Summer Bummers: Four Outdoor Texas Festivals That Went South

It’s not always fun in the sun in Texas.

Texas Me

Things rarely run 100 percent smoothly at large outdoor concerts.

Free Press Summer Fest dodged a pretty serious bullet this year. When festival officials announced that the grounds around Eleanor Tinsley Park needed to be evacuated around 2 p.m. on May 31, some of us who were there had visions of pandemonium at the exits and the kind of heavy rains that would have had leftover props from Russell Crowe's Noah floating down Buffalo Bayou. But the weather spared us a direct hit and while the evacuation spawned a ton of predictable social-media carping, all in all ­everything worked out okay once everyone (finally) got back into the park.

Indeed, FPSF went on to have a pretty successful weekend, drawing hordes of people and eventually selling out for the second year in a row. No doubt the folks in the golf carts and production trailers could have done without the close call, though. And this near-miss couldn't help reminding us of a few other outdoor Texas festivals some people would probably rather forget.

No one will forget the “Dillo Dirt” at Austin City Limits in 2009 anytime soon.
Mark Austin
No one will forget the “Dillo Dirt” at Austin City Limits in 2009 anytime soon.
Despite a great lineup, the Texas Pop Festival lost too much money to make it to a second year.
Despite a great lineup, the Texas Pop Festival lost too much money to make it to a second year.

4. Texas Pop Festival Is Ahead of Its Time: Just a couple of weeks after Woodstock in 1969, the Texas International Pop Festival set up shop at another racetrack, the Dallas ­International Motor Speedway in Denton County, and set the burgeoning counter­culture loose in staunchly conservative North Texas like someone had knocked over a mound of fire ants. The three-day event drew acts like Led Zeppelin, Santana, Janis Joplin, Grand Funk Railroad, B.B. King and Sly & the Family Stone, while their fans spurred The Dallas Morning News to write an editorial so scathing you can practically see the blue hairs curling.

"Young people assembling to hear music is one thing," it read. "Young people assembling in unspeakable costumes, half-naked, barefooted, defying propriety and scorning morality is another. Who and where are their parents? Where do these young people get the money to loaf around the country in their smelly regalia?"

Just imagine a paper writing something like that today. Despite drawing as many as 150,000 fans by some estimates, Texas Pop was not a success, reportedly losing around $100,000. There was no festival the next year, but it lives on through a number of bootleg recordings (including a famous one of Zeppelin's set) and the never-released documentary film Got No Shoes, Got No Blues that is still in circulation, albeit difficult to find. And in 2011, the Texas Pop Festival even got its own state historical marker.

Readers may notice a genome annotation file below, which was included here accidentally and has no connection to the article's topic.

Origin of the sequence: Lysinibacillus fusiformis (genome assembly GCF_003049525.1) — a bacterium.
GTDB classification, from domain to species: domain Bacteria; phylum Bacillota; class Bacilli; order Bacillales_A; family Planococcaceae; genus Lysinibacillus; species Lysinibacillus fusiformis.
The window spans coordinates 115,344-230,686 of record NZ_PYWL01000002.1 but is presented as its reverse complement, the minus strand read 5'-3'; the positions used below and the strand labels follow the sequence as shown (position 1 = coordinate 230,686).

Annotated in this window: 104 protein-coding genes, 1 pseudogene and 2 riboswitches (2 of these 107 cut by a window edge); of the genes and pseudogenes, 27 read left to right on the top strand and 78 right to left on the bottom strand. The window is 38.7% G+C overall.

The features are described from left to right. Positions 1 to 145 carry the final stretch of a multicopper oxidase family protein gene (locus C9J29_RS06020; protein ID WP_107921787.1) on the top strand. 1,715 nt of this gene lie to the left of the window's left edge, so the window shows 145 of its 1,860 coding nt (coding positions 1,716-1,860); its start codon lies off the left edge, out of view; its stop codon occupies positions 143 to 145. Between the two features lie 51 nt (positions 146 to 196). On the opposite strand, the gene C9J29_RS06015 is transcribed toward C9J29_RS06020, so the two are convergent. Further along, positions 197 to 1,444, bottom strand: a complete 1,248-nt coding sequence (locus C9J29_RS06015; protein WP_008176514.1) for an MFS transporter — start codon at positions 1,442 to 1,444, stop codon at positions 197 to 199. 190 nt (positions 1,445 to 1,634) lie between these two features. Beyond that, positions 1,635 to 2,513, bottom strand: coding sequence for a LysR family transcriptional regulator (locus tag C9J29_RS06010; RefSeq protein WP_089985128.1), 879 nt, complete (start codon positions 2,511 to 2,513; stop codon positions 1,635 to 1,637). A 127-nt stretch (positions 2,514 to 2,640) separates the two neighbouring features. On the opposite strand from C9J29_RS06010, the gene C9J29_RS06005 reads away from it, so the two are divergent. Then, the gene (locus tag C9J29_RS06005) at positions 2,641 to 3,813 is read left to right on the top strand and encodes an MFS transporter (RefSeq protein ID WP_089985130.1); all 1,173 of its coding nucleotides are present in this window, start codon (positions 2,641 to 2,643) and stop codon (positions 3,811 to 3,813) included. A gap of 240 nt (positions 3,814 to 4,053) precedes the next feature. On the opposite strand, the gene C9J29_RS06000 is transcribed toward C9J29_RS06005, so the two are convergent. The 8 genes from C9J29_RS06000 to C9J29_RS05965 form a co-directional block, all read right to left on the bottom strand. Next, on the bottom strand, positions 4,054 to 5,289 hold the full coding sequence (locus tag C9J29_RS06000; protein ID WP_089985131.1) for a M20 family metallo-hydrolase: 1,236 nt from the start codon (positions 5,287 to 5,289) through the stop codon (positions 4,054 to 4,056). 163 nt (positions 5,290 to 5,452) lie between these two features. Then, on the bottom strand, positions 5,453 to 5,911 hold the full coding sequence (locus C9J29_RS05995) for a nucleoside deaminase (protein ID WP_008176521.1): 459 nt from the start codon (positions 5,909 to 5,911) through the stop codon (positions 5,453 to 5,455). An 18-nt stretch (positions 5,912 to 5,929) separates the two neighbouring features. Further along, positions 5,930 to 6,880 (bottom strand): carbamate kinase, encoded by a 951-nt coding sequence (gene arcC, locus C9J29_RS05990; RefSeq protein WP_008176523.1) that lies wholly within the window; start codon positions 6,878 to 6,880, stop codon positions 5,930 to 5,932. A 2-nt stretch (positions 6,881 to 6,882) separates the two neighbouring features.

3. ACL Fest Gets Washed Away: After the "Dillo Dirt" adventure of 2009 (we'll get to that), the Austin City Limits Music Festival organizers no doubt figured they had thought through every possible rain scenario. They probably didn't figure on the showers that started more than an hour into the Cure's ­Saturday-night set becoming the kind of flash floods Central Texas hadn't seen in ­several years.

With most of Zilker Park literally underwater by Sunday morning, ACL had no choice but to announce the first-ever full-day cancellation in festival history. But after all that rain, the only way anyone could have seen scheduled Sunday-night closer Lionel Richie would have been on a raft.

2. Rock the Bayou Sinks: The year before the first FPSF, Houston finally hosted its first large-scale music festival. After Rock the Bayou, it's amazing anyone wanted to try it again at all. Bringing in some of the biggest names in hard-rock and hair-metal history (Ratt, Queensrÿche, Sammy Hagar, Alice Cooper) for a four-day Labor Day Weekend blowout in the empty field where AstroWorld once stood wasn't a terrible idea, true. But it probably would have been prudent to invite at least a few acts whose best days weren't well behind them at that point.

Rock the Bayou spread itself way too thin over those four days, and wasn't very well-organized or promoted to begin with. Instead, it drew about half the crowds the promoters were hoping for, and became an easy lesson in what not to do when putting on a festival.

1. ACL's Dillo Dirt Debacle: Strangely enough, until you remember what a severe drought Texas has been saddled with for as far back as many people can remember, it took until its eighth year for ACL to have its first real day of heavy rains. That was back in 2009, when showers most of Saturday resulted in the Zilker Park grass turning to a wallow only Wilbur the pig could love the next day. But not just regular mud: The recently resodded turf had been augmented with a kind of compost known as "Dillo Dirt," a pungent combination of yard clippings and recycled human sewage.

This is what we wrote at the time: "This 'Million Dollar Mud,' as a friend called it, caused entire puddle-strewn sections of the park to be closed off with yellow police tape, and completely destroyed what had been a beautiful expanse of golf-course-caliber grass just a couple of days earlier." Both Zilker Park and ACL Fest would eventually recover, at no small cost, but to us Austin has never quite smelled the same since.

Screwston, Texas

Warm Welcome

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Marco Torres

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